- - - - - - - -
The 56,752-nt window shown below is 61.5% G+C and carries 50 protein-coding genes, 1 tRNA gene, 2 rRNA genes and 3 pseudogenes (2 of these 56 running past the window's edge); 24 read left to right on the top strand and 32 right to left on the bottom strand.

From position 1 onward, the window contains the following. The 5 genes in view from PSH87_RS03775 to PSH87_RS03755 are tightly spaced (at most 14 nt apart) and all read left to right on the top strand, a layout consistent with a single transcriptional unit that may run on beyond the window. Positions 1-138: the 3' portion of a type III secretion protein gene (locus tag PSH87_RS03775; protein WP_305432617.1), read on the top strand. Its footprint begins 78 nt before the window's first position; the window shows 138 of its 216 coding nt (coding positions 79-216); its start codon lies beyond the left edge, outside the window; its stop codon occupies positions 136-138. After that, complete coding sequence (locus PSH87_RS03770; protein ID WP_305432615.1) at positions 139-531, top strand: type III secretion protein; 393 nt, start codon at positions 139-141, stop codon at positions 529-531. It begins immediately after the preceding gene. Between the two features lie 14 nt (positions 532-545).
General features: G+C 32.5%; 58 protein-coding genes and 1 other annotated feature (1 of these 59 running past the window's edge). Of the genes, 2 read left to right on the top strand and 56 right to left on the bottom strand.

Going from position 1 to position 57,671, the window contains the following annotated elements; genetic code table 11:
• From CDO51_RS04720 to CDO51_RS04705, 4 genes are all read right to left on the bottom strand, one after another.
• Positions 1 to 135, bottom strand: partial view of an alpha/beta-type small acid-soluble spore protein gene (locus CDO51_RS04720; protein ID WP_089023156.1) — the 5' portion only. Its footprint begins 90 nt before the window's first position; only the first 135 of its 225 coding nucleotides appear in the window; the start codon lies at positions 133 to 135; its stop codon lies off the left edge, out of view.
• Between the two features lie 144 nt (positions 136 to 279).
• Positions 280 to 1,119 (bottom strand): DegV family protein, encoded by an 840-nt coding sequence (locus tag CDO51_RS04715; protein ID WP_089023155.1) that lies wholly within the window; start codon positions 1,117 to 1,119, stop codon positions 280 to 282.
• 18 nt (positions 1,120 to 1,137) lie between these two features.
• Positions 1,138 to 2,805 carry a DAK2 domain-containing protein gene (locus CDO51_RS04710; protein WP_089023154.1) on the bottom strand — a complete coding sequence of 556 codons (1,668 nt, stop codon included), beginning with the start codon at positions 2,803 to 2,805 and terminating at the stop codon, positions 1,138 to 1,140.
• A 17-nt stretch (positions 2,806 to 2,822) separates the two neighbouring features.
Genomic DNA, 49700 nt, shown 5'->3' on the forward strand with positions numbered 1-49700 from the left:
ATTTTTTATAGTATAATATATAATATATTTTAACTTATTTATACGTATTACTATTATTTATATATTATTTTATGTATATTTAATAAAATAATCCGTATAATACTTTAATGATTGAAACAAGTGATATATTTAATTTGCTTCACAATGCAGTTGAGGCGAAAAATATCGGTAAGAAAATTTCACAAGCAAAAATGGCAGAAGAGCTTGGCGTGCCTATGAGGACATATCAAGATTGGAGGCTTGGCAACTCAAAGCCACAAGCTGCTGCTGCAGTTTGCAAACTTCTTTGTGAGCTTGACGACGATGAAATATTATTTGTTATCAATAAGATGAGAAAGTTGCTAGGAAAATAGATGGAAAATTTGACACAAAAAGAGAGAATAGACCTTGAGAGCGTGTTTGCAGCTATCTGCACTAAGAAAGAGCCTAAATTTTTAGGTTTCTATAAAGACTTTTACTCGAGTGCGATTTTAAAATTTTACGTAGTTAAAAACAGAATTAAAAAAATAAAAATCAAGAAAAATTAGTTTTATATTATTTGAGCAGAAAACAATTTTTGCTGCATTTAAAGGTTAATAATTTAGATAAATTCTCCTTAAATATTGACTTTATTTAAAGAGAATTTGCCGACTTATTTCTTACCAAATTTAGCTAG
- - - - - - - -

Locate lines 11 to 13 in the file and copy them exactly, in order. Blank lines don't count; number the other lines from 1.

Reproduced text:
• A 17-nt stretch (positions 2,806 to 2,822) separates the two neighbouring features.
Genomic DNA, 49700 nt, shown 5'->3' on the forward strand with positions numbered 1-49700 from the left:
ATTTTTTATAGTATAATATATAATATATTTTAACTTATTTATACGTATTACTATTATTTATATATTATTTTATGTATATTTAATAAAATAATCCGTATAATACTTTAATGATTGAAACAAGTGATATATTTAATTTGCTTCACAATGCAGTTGAGGCGAAAAATATCGGTAAGAAAATTTCACAAGCAAAAATGGCAGAAGAGCTTGGCGTGCCTATGAGGACATATCAAGATTGGAGGCTTGGCAACTCAAAGCCACAAGCTGCTGCTGCAGTTTGCAAACTTCTTTGTGAGCTTGACGACGATGAAATATTATTTGTTATCAATAAGATGAGAAAGTTGCTAGGAAAATAGATGGAAAATTTGACACAAAAAGAGAGAATAGACCTTGAGAGCGTGTTTGCAGCTATCTGCACTAAGAAAGAGCCTAAATTTTTAGGTTTCTATAAAGACTTTTACTCGAGTGCGATTTTAAAATTTTACGTAGTTAAAAACAGAATTAAAAAAATAAAAATCAAGAAAAATTAGTTTTATATTATTTGAGCAGAAAACAATTTTTGCTGCATTTAAAGGTTAATAATTTAGATAAATTCTCCTTAAATATTGACTTTATTTAAAGAGAATTTGCCGACTTATTTCTTACCAAATTTAGCTAG